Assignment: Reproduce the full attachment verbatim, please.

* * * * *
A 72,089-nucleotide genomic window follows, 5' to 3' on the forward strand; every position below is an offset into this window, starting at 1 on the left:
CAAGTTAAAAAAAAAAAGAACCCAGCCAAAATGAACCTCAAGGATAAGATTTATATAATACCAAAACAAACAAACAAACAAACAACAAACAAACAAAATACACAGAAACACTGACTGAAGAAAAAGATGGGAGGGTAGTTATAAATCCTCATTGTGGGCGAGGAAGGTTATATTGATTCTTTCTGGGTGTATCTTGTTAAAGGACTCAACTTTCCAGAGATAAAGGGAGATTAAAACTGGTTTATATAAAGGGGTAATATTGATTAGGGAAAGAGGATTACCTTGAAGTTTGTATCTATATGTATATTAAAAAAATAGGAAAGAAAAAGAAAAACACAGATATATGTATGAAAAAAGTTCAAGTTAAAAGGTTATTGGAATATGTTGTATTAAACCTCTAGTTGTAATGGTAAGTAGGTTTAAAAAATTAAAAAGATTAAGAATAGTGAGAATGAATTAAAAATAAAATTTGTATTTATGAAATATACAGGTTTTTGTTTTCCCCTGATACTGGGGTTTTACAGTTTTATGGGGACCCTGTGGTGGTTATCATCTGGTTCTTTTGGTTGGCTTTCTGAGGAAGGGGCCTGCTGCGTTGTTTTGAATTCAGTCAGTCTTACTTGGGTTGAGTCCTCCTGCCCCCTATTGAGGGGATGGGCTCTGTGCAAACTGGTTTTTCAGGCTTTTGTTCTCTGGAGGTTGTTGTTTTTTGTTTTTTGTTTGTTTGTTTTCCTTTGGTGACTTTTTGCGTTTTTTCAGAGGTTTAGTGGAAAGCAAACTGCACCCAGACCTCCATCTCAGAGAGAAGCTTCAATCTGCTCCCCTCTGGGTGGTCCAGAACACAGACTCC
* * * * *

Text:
A 72,089-nucleotide genomic window follows, 5' to 3' on the forward strand; every position below is an offset into this window, starting at 1 on the left:
CAAGTTAAAAAAAAAAAGAACCCAGCCAAAATGAACCTCAAGGATAAGATTTATATAATACCAAAACAAACAAACAAACAAACAACAAACAAACAAAATACACAGAAACACTGACTGAAGAAAAAGATGGGAGGGTAGTTATAAATCCTCATTGTGGGCGAGGAAGGTTATATTGATTCTTTCTGGGTGTATCTTGTTAAAGGACTCAACTTTCCAGAGATAAAGGGAGATTAAAACTGGTTTATATAAAGGGGTAATATTGATTAGGGAAAGAGGATTACCTTGAAGTTTGTATCTATATGTATATTAAAAAAATAGGAAAGAAAAAGAAAAACACAGATATATGTATGAAAAAAGTTCAAGTTAAAAGGTTATTGGAATATGTTGTATTAAACCTCTAGTTGTAATGGTAAGTAGGTTTAAAAAATTAAAAAGATTAAGAATAGTGAGAATGAATTAAAAATAAAATTTGTATTTATGAAATATACAGGTTTTTGTTTTCCCCTGATACTGGGGTTTTACAGTTTTATGGGGACCCTGTGGTGGTTATCATCTGGTTCTTTTGGTTGGCTTTCTGAGGAAGGGGCCTGCTGCGTTGTTTTGAATTCAGTCAGTCTTACTTGGGTTGAGTCCTCCTGCCCCCTATTGAGGGGATGGGCTCTGTGCAAACTGGTTTTTCAGGCTTTTGTTCTCTGGAGGTTGTTGTTTTTTGTTTTTTGTTTGTTTGTTTTCCTTTGGTGACTTTTTGCGTTTTTTCAGAGGTTTAGTGGAAAGCAAACTGCACCCAGACCTCCATCTCAGAGAGAAGCTTCAATCTGCTCCCCTCTGGGTGGTCCAGAACACAGACTCC